Conservation Corner – We Don’t Need NO Stinking PEBBLE MINE

Photo of Bristol Bay headwaters, © Ryan Peterson

In July 2020 the Army Corps of Engineers released a Final Environmental Impact Statement (EIS) that would allow the Pebble project to move forward.  Since then thousands of concerned Alaskans, and Americans from around the country, have raised a big ruckus.  Commercial, subsistence and recreational fishers have fought this project for over ten years, and many thought it finished in 2015.  It came back like Lazarus from the grave, and it reminds us that some conservation battles must be fought over and over.  And Pebble is not dead yet.  Tell the Administration, Congress and the EPA that it needs die for good.

Many FCO members have fished in the Bristol Bay watershed and nearby in Southwest Alaska.  The mine site is only 15 miles above Lake Illiamna, and the famous Nushagak & Kvichak rivers are downstream.  Those 2 rivers account for much of the Bay’s sockeye run, which in the last few years has exceeded 50 million fish.  About half of the world’s wild sockeye harvest comes from this region.  It is a world class model of a sustainably managed fishery.  And it would be at great risk from a huge open pit gold mine and its resulting waste, billions of tons of toxic tailings and contaminated water.  There have been recent major tailings dam failures in Canada, Spain & Brazil.

Over 14,000 people are employed in Bristol Bay salmon related jobs, which has an economic impact of $1.5 billion annually.  About thirty years ago, for a couple of summers I worked on two rivers in SW AK, and it was a life changing experience, especially for a young guy from Georgia.  We all hope to be able to fish in this healthy wild salmon ecosystem for many generations to come, in a place free of dams, mines, hatcheries, overharvest and degradation.  Some good news came out in late August, after the bad news about the EIS in July mentioned above.

Doubts grow Alaska’s Pebble Mine can satisfy new regulatory hurdles

REUTERS BUSINESS NEWS  AUGUST 25, 2020  Reporting by Jeff Lewis and Ernest Scheyder; Writing by Ernest Scheyder; Editing by Bill Berkrot

– Northern Dynasty Minerals Ltd (NAK) shares fell more than 25% on Tuesday on rising doubts the company can clear regulatory hurdles for its Pebble Mine project in Alaska, and prominent politicians said it would harm the state’s salmon fishing industry. The U.S. Army Corps of Engineers on Monday gave Northern Dynasty 90 days to explain how it would offset “unavoidable adverse impacts” to more than 3,200 acres (1,295 hectares) of wetlands were the mine to be developed.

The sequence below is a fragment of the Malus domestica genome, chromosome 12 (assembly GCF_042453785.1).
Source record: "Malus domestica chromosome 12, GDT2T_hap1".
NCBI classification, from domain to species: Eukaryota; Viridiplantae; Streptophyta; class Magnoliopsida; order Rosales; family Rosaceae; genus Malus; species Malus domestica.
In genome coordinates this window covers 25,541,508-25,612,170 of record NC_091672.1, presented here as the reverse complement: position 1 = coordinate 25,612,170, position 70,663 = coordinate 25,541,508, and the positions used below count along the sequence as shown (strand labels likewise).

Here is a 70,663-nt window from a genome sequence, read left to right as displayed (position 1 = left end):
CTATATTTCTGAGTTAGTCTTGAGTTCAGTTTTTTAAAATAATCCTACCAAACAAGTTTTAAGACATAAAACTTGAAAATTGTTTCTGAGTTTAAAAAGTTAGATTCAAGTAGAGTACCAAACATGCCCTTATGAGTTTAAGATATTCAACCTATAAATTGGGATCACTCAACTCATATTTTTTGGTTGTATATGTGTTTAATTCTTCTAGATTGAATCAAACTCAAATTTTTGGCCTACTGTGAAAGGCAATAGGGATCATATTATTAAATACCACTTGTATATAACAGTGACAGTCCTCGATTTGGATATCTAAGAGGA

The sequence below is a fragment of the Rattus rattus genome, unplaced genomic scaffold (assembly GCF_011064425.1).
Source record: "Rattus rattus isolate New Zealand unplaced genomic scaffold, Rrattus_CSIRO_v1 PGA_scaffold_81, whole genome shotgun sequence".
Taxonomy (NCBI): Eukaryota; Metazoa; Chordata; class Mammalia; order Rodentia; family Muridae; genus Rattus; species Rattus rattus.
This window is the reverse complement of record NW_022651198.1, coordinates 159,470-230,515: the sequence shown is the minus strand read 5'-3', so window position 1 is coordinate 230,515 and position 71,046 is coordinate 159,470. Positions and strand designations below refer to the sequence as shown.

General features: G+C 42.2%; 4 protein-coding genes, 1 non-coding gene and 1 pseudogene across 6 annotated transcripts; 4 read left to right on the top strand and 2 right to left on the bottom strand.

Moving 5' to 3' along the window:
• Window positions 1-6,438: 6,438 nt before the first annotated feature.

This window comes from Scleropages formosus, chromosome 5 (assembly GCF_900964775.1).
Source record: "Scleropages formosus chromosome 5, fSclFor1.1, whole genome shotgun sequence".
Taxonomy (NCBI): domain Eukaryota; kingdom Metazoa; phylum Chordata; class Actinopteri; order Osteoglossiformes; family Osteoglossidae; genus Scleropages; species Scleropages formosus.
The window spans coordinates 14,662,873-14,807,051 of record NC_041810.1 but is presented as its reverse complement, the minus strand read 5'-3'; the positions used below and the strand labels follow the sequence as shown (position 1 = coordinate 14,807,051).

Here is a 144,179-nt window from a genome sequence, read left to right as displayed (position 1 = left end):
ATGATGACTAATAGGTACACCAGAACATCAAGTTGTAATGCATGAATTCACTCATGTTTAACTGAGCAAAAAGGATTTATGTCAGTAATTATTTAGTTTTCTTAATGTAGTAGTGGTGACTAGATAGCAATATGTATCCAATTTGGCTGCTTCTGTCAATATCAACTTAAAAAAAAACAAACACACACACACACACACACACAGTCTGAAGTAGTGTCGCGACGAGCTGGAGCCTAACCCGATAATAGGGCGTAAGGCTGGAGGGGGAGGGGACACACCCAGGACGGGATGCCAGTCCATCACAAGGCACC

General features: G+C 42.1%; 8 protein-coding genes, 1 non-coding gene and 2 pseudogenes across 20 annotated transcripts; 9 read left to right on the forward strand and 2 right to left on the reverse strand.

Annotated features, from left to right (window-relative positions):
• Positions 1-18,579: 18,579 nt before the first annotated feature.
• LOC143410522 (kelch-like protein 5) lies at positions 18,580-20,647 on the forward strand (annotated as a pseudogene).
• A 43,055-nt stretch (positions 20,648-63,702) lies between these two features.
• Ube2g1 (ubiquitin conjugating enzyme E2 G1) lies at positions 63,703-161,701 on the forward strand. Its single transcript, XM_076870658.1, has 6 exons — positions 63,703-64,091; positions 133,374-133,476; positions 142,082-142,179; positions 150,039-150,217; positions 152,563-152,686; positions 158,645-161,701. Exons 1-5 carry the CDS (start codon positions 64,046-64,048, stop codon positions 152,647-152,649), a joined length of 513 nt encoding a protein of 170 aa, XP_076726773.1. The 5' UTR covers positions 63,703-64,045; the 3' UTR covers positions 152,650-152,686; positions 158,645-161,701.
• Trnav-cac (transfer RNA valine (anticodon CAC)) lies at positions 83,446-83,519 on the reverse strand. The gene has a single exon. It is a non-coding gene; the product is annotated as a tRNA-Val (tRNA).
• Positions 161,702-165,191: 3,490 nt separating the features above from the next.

Late on Monday, Alaska’s U.S. Senators Dan Sullivan and Lisa Murkowski, both Republicans, came out against the mine, saying it could cause significant damage to the state’s Bristol Bay region popular for fishing and hunting.  Murkowski is the powerful chair of the Senate Energy and Natural Resources Committee and her opposition is likely to carry weight across U.S. federal agencies. Other prominent Republicans (including Don Trump, Jr.) have opposed the project, saying it would destroy areas where they enjoy fishing and hunting.

 Northern Dynasty, in response to the Army Corps, said it plans to “preserve enough land so that multiples of the number of impacted wetland acres are preserved,” but its shares still fell more than 40% on Monday.  Doubts about the project have steadily risen in recent months.

 The potential cost of such a mitigation plan is unknown and thus concerning, Cantor Fitzgerald analyst Mike Kozak said in research note. “It will be exceptionally challenging to reach a compensation plan … that will satisfy all parties,” he said.  Cantor Fitzgerald put its price target and stock rating for the company under review, effectively saying it is not immediately clear how much the company is worth.

 The Army Corps deadline likely means any final permit decision would come after the Nov. 3 U.S. presidential election. A victory by Democrat Joe Biden would likely to scuttle the entire project, TD Securities analyst Craig Hutchinson said.

 Since this news came out, in late September the environmental nonprofit, Environmental Investigations Agency, released a series of recordings called the Pebble Tapes. In these tapes & videos, the top two executives of Northern Dynasty & the Pebble Project describe to supposed investors the size and future of Pebble, which would be far bigger project with a 180-year life instead of 20 years.  This completely conflicts with their public statements and submitted plans.  They also brag about their relationships with Alaska’s US Senators, Alaska’s Governor, and the Trump Administration, including the Army Corp of Engineers (ACE).  Talk about draining the swamp, this stinks.

As a result, one of the Pebble executives, CEO Tom Collier, resigned on September 23, 2020.  But that doesn’t mean that ACE and EPA have denied the permit application; it’s still in the process.  US Senator Maria Cantwell (D-WA) called for the Justice Department to investigate whether Pebble Mine executives have lied to Congress and in documents submitted to the federal government, as well as possibly deceiving investors.

NO PEBBLE MINE!  For more information and how to take more action, please see: Portland’s Wild Salmon Center  Trout Unlimited’s campaign  United Tribes of Bristol Bay   A consortium of BB residents, fishermen, and businesses

Submitted by Felton Jenkins